The purpose of this study is to evaluate strategies to appraise email correspondence to select significant email for permanent preservation without capturing trivial or personal emails. The strategies were tested on the actual email accounts of selected individuals occupying important roles within an important cultural institution in the Northeastern USA.
Treating this art museum as a case study site, email messages are manually appraised for retention using a rubric. Following the appraisal, strategies for expediting this appraisal process, using what is learned from the manual appraisal process, are explored.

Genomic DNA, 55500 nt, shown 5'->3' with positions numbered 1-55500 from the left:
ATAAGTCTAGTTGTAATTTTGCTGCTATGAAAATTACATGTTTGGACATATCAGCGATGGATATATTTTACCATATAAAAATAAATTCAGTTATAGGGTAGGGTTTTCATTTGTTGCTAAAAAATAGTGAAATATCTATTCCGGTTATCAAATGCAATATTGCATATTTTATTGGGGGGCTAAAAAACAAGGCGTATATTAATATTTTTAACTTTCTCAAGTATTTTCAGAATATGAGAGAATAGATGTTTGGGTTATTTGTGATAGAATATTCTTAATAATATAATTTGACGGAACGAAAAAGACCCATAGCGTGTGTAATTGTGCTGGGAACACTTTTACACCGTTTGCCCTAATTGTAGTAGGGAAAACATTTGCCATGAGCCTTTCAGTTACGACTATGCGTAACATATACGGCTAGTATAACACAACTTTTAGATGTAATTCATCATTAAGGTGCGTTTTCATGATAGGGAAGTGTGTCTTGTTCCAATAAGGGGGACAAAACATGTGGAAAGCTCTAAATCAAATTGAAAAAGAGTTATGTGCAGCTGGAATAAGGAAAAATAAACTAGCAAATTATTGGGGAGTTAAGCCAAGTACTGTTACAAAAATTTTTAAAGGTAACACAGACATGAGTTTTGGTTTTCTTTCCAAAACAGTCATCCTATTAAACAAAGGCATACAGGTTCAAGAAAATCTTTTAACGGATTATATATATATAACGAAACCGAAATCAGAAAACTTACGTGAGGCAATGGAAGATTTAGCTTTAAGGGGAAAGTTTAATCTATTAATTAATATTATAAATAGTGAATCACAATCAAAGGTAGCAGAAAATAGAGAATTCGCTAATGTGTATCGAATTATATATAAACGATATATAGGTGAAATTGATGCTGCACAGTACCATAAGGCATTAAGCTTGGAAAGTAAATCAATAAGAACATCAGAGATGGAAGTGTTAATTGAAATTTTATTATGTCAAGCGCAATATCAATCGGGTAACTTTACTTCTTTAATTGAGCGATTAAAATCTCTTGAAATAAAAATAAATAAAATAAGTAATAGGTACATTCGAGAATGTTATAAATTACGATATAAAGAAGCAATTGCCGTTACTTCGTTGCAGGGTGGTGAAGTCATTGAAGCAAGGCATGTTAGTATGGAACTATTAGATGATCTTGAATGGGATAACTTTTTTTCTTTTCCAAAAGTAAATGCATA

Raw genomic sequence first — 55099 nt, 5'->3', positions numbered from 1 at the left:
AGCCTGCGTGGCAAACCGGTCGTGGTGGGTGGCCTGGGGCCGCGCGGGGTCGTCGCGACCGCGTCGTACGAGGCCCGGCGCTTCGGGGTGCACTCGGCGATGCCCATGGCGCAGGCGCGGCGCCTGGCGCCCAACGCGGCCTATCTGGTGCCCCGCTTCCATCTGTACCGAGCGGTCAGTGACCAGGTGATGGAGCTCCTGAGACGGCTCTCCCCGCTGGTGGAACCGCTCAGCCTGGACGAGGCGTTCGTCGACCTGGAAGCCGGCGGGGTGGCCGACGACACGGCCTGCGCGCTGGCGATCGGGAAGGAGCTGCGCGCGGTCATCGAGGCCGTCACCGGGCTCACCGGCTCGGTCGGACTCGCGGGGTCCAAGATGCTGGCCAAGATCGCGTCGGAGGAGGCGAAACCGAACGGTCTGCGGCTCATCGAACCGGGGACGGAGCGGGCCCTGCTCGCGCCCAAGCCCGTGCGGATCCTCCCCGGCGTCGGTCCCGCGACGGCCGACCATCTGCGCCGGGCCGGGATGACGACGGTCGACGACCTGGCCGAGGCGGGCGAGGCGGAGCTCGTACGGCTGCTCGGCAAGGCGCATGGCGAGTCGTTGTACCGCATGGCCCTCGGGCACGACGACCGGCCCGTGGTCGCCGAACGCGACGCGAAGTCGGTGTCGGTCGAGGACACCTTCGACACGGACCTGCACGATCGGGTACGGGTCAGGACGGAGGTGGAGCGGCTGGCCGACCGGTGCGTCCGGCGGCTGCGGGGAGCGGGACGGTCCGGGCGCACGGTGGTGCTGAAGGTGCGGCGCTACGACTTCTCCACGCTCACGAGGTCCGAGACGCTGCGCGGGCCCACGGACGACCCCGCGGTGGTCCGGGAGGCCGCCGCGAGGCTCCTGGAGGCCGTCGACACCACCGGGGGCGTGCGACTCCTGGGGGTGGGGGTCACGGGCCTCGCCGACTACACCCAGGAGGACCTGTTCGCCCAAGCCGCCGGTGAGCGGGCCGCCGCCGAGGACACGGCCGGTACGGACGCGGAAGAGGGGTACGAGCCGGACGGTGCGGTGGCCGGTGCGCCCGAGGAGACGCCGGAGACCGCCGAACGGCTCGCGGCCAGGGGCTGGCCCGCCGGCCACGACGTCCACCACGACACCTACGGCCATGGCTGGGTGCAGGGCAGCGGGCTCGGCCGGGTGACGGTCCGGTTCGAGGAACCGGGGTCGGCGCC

A major finding of this study is that sent mail is almost always significant, although preserving only sent mail, or preserving sent mail in combination with inbox items that have been acted upon (replied to or forwarded), are not sufficient to capture significant correspondence. Rather, a social network approach holds the most promise to accelerate the process of email appraisal.
This study provides empirically grounded strategies for appraising email for permanent retention.
Cocciolo, A. (2016), "Email as cultural heritage resource: appraisal solutions from an art museum context", Records Management Journal, Vol. 26 No. 1, pp. 68-82. https://doi.org/10.1108/RMJ-04-2015-0014Download as .RIS
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